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From Vijay Balakrishnan <>
Subject [OT] RE: Webapp Security?
Date Thu, 03 Jul 2003 18:04:51 GMT


On a similar vein, I am running into a problem with web security and thought
I will bounce it off all the gurus here in this forum.
I am trying to do FORM based authentication and am using login.jsp with an
action of j_security_check with SunOne App Server.
The j_security_check seems to be redirecting(302) the output from login.jsp
after authenticating.I need to collect the j_username and
j_password from the request in my index.jsp.I tried using a Filter on
/login.jsp and /index.jsp to change the status code from 302 to 200 but that
did not work.I can't seem to put j_security_check in the web.xml as a
servlet name or url pattern in the filter.How would I access
the j_security_check ? 

I have used a simple login.jsp but my client wants to use Form based

Thanks in advance,

-----Original Message-----
From: Craig R. McClanahan [] 
Sent: Thursday, July 03, 2003 10:35 AM
To: Struts Users Mailing List
Subject: Re: Webapp Security?

On Thu, 3 Jul 2003, Adam Hardy wrote:

> Date: Thu, 03 Jul 2003 13:47:20 +0200
> From: Adam Hardy <>
> Reply-To: Struts Users Mailing List <>
> To: Struts Users Mailing List <>
> Subject: Re: Webapp Security?
> Adam Hardy wrote:
> > Marc wrote:
> >
> >> To protect your JSP, put them in a subdir of WEB-INF. Actions are 
> >> still able to redirect to those JSPs but they are not direct 
> >> accessible.
> >>
> >> To protect your other files, just make a servlet and use 
> >> path-mapping like '/resources/*' to map all requests to this 
> >> servlet.
> >
> >
> >
> > What kind of security breaches are JSPs susceptible to, once they 
> > protected by a security-constraint path mapping?
> what I mean is, are other files like HTML & style sheets & images 
> vulnerable?

The reason people are concerned about putting JSP pages inside /WEB-INF is
generally to avoid clients trying to access them directly (by typing a URL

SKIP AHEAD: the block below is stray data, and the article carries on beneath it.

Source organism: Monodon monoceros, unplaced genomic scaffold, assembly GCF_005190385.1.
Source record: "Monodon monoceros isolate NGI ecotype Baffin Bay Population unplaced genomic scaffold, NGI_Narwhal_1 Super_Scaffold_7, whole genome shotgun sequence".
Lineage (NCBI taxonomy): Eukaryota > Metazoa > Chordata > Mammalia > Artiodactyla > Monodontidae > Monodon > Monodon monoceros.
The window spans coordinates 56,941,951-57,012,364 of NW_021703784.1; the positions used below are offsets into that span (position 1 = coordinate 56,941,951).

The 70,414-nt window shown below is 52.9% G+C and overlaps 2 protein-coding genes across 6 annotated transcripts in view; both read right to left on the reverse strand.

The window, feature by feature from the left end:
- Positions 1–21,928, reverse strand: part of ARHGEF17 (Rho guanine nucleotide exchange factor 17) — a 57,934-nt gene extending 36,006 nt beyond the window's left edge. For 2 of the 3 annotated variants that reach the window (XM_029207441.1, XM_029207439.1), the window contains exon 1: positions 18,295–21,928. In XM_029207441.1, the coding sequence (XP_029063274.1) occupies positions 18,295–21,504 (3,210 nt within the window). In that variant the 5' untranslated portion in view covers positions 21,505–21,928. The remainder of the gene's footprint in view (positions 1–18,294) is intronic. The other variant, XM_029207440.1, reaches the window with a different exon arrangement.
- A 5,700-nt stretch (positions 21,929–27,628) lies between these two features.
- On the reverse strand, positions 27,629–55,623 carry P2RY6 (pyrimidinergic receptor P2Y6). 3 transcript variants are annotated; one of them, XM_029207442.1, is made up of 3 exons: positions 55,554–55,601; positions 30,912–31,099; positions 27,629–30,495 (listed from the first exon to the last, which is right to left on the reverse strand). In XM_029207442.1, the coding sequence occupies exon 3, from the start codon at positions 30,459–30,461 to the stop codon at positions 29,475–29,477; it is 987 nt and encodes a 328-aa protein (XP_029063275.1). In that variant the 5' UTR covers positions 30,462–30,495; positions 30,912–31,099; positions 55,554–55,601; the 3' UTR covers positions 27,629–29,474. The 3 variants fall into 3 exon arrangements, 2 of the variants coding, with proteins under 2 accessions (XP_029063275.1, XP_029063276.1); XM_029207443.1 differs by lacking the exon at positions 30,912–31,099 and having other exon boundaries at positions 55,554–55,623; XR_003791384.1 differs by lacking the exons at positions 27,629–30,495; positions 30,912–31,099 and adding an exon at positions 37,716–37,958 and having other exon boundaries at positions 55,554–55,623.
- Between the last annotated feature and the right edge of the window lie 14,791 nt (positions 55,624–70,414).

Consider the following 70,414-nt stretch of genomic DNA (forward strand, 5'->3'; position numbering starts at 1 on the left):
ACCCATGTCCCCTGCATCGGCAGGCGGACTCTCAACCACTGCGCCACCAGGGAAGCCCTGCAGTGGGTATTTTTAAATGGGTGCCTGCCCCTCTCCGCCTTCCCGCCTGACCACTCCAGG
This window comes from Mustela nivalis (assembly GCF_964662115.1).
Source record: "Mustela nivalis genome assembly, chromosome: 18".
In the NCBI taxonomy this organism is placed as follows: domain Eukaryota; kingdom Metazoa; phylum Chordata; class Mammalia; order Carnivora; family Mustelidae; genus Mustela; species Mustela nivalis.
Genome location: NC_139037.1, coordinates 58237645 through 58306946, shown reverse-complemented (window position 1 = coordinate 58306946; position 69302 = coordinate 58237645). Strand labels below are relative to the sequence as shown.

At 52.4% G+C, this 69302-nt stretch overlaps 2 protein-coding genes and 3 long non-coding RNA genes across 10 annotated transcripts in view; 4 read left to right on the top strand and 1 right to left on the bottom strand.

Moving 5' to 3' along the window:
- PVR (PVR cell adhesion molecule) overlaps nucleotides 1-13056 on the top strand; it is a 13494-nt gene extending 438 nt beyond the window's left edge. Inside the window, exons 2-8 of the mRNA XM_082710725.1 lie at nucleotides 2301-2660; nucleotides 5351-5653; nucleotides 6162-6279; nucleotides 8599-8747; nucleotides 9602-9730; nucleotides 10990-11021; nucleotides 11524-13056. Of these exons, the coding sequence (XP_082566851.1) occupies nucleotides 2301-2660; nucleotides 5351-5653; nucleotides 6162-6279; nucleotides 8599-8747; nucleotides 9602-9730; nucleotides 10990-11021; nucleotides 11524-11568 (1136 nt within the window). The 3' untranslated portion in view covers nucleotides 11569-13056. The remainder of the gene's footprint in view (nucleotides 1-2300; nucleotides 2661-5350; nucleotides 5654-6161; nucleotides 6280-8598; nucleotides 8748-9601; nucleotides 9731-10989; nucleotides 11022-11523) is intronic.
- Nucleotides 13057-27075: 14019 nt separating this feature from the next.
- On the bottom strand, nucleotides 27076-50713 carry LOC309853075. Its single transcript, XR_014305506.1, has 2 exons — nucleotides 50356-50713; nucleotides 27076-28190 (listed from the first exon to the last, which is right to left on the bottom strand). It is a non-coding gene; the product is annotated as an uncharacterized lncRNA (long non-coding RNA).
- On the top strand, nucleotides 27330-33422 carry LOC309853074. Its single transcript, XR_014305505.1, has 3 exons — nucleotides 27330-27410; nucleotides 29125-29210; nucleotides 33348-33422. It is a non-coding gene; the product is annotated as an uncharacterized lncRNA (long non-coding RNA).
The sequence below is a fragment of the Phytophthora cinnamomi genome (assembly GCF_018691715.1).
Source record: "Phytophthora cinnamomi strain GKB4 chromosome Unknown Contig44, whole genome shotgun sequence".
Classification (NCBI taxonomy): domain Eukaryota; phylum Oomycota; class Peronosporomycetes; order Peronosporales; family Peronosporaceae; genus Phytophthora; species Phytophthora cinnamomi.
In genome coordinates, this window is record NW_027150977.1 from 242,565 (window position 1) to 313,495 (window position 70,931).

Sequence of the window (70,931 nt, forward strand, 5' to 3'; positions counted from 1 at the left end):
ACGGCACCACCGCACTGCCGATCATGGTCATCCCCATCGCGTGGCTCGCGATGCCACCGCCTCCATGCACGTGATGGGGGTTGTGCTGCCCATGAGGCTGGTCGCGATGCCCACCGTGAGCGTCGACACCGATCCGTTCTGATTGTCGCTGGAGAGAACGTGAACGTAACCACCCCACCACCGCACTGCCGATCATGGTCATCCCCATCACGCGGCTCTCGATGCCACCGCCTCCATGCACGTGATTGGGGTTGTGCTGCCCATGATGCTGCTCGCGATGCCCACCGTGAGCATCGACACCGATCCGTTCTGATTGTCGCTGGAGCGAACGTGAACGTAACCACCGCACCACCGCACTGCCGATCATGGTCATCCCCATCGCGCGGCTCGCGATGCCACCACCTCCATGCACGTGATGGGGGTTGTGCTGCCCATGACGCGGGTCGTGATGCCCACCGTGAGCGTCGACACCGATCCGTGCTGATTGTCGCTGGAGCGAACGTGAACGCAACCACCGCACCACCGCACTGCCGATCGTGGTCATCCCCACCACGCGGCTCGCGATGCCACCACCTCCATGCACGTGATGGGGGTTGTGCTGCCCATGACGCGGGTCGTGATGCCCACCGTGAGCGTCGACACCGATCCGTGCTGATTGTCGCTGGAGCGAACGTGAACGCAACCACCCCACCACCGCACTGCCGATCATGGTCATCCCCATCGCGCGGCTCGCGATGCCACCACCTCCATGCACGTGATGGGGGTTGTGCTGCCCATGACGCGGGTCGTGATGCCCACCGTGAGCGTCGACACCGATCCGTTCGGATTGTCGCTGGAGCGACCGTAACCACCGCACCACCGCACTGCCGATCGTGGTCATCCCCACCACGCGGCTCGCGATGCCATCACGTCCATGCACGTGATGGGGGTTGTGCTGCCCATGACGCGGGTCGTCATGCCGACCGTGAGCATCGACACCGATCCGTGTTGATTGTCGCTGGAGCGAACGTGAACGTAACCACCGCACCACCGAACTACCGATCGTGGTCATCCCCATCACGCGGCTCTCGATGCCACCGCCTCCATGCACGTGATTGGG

into the location bar); it is not really a security issue.  In effect, the
container provides an automatic security constraint that disallows ALL
direct accesses from the client to anything under /WEB-INF.

What you generally care about (from a security perspective) is ensuring that
only authorized persons can perform dynamic actions on your web application.
If you don't care who can do something, then don't protect it with a
security constraint.  The same goes for static content -- if the content is
confidential to people that only have a particular role, then protect it
with a security constraint that requires that role before allowing access.
It doesn't matter whether the particular resource is implemented with JSP
pages or ASP, or whether it's static or dynamic -- the key question is
"should person X be able to access it".

It is *generally* simpler to use container managed security for things like
this, because you can declare the constraints declaratively in your web.xml
file, and not have to enforce it with functional logic inside your app.  But
there are also going to be cases where your needs go beyond what standard
container managed security provides -- the way you make a choice should
start from understanding what you're trying to protect and from whom, before
deciding how to protect it.


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